US7974695Dec 7, 2006Jul 5, 2011Cardiac Pacemakers, Inc.Method and apparatus for optimizing stroke volume during DDD resynchronization therapy using adjustable atrio-ventricular delays
US7979115Jan 10, 2008Jul 12, 2011Cardiac Pacemakers, Inc.Detection of pleural effusion using transthoracic impedance
US8024040Jun 7, 2004Sep 20, 2011Cardiac Pacemakers, Inc.Method and system for treatment of neurocardiogenic syncope
US8032214Apr 15, 2009Oct 4, 2011Cardiac Pacemakers, Inc.Method and apparatus for optimizing ventricular synchrony during DDD resynchronization therapy using adjustable atrio-ventricular delays
US8034000Jul 28, 2009Oct 11, 2011Cardiac Pacemakers, Inc.Ischemia detection using a heart sound sensor
US8046066Jun 15, 2009Oct 25, 2011Cardiac Pacemakers, Inc.Apparatus for reversal of myocardial remodeling with pre-excitation
US8050761Apr 25, 2008Nov 1, 2011Cardiac Pacemakers, Inc.Method for treating myocardial infarction
US8090442Oct 31, 2007Jan 3, 2012Cardiac Pacemakers, Inc.Apparatus and method for spatially and temporally distributing cardiac electrical stimulation
US8108034Nov 28, 2005Jan 31, 2012Cardiac Pacemakers, Inc.Systems and methods for valvular regurgitation detection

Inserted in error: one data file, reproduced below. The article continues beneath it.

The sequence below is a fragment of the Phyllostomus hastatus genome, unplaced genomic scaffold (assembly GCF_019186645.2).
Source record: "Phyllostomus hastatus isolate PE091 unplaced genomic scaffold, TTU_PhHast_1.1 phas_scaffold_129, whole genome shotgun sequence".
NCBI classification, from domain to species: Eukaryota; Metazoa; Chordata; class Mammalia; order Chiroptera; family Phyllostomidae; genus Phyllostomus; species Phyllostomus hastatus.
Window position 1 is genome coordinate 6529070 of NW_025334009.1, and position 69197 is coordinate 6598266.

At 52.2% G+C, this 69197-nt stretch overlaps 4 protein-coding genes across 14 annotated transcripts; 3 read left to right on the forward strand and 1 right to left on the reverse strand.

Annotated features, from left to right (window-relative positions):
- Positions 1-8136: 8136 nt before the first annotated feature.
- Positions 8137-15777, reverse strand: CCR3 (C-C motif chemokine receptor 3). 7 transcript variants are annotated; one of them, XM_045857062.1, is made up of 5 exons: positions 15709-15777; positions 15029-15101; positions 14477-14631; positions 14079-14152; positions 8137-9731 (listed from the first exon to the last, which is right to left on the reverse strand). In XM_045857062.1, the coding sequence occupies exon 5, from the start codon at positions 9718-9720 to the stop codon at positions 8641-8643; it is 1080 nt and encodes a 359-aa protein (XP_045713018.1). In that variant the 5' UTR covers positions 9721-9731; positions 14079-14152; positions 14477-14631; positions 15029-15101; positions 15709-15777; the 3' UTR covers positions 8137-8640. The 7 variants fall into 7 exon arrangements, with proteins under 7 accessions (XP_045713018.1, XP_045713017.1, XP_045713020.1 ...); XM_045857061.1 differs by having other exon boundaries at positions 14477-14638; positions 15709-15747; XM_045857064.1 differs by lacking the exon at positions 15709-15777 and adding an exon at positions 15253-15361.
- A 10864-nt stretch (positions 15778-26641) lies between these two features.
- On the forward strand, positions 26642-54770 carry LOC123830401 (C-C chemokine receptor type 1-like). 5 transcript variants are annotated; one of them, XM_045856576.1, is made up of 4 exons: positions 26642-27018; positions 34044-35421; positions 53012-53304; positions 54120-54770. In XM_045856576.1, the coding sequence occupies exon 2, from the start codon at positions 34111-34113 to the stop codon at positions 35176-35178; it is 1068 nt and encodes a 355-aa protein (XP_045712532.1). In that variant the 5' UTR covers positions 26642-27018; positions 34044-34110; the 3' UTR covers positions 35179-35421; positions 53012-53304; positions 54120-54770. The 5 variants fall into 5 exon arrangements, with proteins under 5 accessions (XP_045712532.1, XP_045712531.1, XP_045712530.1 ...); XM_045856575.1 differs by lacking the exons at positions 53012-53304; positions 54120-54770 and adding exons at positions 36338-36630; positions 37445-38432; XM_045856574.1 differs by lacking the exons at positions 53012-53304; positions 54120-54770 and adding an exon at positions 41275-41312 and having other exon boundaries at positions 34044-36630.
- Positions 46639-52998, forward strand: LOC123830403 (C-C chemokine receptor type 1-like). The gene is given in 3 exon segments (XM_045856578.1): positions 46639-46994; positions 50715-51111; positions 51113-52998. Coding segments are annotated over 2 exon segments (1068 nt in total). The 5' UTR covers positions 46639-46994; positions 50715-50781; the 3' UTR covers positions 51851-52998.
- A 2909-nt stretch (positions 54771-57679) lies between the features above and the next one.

US8200326Sep 10, 2009Jun 12, 2012Cardiac Pacemakers, Inc.Calibration of impedance monitoring of respiratory volumes using thoracic D.C. impedance
US8271083Oct 20, 2008Sep 18, 2012Cardiac Pacemakers, Inc.System for managing refractory periods in a cardiac rhythm management device with biventricular sensing
US8290585Jan 21, 2002Oct 16, 2012Mr3 Medical, LlcAugmentation of electrical conduction and contractility by biphasic cardiac pacing administered via the cardiac blood pool
US8346363Dec 27, 2005Jan 1, 2013Metacure LimitedBlood glucose level control
US8369948Oct 24, 2011Feb 5, 2013Cardiac Pacemakers, Inc.Apparatus for reversal of myocardial remodeling with pre-excitation
US8406878Oct 25, 2011Mar 26, 2013Cardiac Pacemakers, Inc.Method for treating myocardial infarction
US8447399Apr 1, 2008May 21, 2013Mr3 Medical, LlcSystem and method for managing detrimental cardiac remodeling
US8483818Feb 23, 2011Jul 9, 2013Cardiac Pacemakers, Inc.Enhancements to the detection of pulmonary edema when using transthoracic impedance
US8504155Nov 9, 2010Aug 6, 2013Cardiac Pacemakers, Inc.Dynamic device therapy control for treating post myocardial infarction patients